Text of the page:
Leap Of Faith Failure

Have you ever taken a leap of faith that ended in disaster? I should see hundreds of hands raised! While my recent leap of faith hasn’t resulted in disaster as of now, by the looks of things my butt is very close to the curb. Five weeks ago I decided to move. No, not simply down the street, but move from New York to South Florida to set up a different business location. What’s not to love about that, right? The South Florida weather, more space, and being in a city where the mice don’t outnumber the people. I’m sold!

I said to myself, “If it doesn’t work out as planned, what’s the big deal? I’ll continue to operate out of my New York location and continue with business as usual.” While South Florida has been good to me, the grand plan of being disaster free went out the window shortly after the plane landed. Someone I thought would be a great partners is not. The location I was committed to turned out to be completely wrong. And last, but not least, the business budget that was sound and calculated down to the penny has been drained.

This scenario can happen when you’re moving personally or professionally. That promotion or dream company that you thought would make you happy actually doesn’t. So, what’s next? Do I pack up to go back to New York and call it a loss of time, money, and sanity? Not quite. If you are in a place in your career that didn’t pan out like you planned, pause for a moment to reevaluate the reason why you took the job in the first place.

Once I tried the frustration tears I did just that. I looked at the original plan I had when I decided to take the leap. This is what I’ve done so far:

I moved out of the location – Call it bad energy or bad juju, all I know is that I had to move. Everything that could go wrong did. From not getting along with people I usually adore to broken things that cost more to fix than their actual value, everything was just wrong. Moving was the only option. At that point, the money wasted was a non-factor and the only thing that mattered was that I was in a place I could fully operate comfortably.

Ever consider it’s the department and not the company? Sometimes, you can love the company, but hate what you do. In this case, it’s best to speak to HR or management regarding internal hiring and what positions may be open. Most companies would prefer to hire from within anyway.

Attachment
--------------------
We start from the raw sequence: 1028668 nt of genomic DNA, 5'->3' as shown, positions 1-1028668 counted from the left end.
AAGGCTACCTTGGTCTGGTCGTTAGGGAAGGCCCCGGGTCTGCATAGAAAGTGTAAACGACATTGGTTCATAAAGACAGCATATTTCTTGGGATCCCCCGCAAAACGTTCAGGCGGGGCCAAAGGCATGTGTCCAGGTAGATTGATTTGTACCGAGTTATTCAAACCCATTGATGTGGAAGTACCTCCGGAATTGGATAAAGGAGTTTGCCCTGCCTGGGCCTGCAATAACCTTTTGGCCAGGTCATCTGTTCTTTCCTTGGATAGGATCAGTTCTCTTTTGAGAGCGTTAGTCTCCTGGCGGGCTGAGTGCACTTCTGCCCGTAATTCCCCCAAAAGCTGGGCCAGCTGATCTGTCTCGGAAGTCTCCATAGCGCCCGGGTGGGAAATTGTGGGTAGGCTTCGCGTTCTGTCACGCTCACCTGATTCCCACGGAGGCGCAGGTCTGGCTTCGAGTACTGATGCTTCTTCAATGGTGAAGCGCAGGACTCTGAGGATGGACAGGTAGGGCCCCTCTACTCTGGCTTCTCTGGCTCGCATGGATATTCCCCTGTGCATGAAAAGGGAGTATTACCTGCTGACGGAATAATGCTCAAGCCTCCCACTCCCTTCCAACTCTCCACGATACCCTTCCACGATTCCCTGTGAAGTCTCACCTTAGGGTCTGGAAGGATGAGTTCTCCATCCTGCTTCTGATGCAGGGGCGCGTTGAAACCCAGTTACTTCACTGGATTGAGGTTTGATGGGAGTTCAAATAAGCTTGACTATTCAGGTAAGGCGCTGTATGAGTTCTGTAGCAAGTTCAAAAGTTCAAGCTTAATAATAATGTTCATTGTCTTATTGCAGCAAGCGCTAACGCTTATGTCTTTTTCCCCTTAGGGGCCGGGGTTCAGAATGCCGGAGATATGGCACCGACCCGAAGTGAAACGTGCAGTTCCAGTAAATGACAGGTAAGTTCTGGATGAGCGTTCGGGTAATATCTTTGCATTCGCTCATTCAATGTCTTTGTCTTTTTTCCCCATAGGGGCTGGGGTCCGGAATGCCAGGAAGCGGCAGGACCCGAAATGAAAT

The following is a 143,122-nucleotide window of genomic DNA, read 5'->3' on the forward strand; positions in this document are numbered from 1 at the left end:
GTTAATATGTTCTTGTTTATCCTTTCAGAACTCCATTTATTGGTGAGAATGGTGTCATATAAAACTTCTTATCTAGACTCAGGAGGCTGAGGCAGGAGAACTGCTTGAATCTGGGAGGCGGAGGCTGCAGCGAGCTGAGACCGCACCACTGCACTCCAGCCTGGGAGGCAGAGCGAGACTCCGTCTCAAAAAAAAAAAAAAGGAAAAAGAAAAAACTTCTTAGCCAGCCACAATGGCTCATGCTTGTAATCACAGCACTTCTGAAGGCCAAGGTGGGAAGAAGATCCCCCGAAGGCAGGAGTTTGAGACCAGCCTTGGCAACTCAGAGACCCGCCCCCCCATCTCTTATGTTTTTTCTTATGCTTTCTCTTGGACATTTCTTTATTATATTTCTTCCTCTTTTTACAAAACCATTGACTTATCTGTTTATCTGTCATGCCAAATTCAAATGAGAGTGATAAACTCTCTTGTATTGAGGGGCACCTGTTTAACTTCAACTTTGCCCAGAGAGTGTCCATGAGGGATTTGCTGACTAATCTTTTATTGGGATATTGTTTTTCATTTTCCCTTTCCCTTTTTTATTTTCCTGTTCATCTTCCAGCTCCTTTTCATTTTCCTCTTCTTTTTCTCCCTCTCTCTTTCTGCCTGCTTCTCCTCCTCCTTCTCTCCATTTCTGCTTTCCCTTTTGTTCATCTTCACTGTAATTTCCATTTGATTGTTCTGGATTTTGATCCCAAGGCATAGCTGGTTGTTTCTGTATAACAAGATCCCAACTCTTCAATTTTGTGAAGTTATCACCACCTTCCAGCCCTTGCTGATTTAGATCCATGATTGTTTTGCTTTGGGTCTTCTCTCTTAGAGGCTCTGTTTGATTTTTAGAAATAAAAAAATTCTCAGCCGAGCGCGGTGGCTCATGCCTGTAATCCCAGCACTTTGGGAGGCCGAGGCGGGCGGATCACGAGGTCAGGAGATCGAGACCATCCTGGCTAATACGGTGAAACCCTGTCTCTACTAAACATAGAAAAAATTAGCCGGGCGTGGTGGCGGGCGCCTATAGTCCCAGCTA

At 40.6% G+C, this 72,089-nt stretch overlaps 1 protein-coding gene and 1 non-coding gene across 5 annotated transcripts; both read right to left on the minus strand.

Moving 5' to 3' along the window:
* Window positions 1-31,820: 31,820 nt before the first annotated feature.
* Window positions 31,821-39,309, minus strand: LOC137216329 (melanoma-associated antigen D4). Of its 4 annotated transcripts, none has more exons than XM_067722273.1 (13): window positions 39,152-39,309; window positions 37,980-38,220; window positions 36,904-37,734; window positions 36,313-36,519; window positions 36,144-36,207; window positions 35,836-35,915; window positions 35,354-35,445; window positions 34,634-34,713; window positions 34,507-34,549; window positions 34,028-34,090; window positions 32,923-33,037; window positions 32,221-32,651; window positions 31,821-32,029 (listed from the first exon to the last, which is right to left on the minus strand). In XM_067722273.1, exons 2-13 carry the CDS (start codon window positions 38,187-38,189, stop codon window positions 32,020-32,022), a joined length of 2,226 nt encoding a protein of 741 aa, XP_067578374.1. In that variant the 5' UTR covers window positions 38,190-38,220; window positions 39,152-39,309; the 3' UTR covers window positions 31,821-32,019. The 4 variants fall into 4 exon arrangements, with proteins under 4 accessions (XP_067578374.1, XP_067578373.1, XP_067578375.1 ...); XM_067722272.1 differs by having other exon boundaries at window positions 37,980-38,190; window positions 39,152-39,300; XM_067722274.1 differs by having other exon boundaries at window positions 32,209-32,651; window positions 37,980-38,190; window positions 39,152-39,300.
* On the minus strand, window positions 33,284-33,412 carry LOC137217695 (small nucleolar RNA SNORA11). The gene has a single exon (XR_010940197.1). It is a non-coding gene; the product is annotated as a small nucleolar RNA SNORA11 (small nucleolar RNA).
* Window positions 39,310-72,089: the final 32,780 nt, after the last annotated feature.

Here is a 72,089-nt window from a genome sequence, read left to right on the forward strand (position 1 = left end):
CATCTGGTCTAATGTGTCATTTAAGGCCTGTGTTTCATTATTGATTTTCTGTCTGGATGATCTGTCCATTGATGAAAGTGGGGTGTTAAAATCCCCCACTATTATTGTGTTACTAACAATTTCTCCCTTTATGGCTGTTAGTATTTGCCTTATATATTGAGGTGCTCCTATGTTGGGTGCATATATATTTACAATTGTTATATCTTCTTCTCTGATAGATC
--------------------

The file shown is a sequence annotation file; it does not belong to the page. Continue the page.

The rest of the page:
I rolled up my sleevesI am known to say, “Time is Money!” to my clients because I truly believe it. Each day you’re not employed or underemployed it’s costing you the money you could be making and the lifestyle you could have. I knew that each day I rested meant a day I couldn’t fully commit to giving each client 110%. I was not going to lose a day of business, so that meant I had to roll up my sleeves and work quickly. I packed every box myself and even made a few trips back and forth to make sure I would never come back.

If it’s your desire to move on or up, you can’t get around some good old fashioned elbow grease. Research your industry, salaries for your area, choose companies you’d like to work for, brush up on your skills with online training, and find a professional resume writer and career coach to get you going faster. All of these things play a role in your success. No one will do it for you.

I cut ties with the partner that wasn’t working – It wasn’t hard because I’ve learned the gift of good-bye, however, I had to deal with the clean-up which is never easy. I felt drained physically and emotionally due to broken promises, lack of communication, and utter confusion. I knew my goals would not survive with this person involved. When that decision was made, I began to make plans around them (without their knowledge) to make their exit seamless. I made tons of calls, emails, and took meetings. I did anything necessary to sever ties in one stroke.

Is it time for you to cut ties with the company you work for? If it is you must lay your ground work in preparation. A career strategy and overhaul will give you the confidence and push you to cut ties.

I invite you to evaluate your current professional situation and see where an overhaul is needed. You’re better than mediocre and the mundane 9-to-5 rat race that has nothing to do with what you were called to do. Even with all of the obstacles I haven’t given up and am making up for time wasted.

I’ll be catching you up on my progress and I’m excited about the upcoming products and services that will help more clients. If you’d like to discuss how to transition to where you should be professionally, contact me. I’m here to help! Remember, you fail to plan, you plan to fail.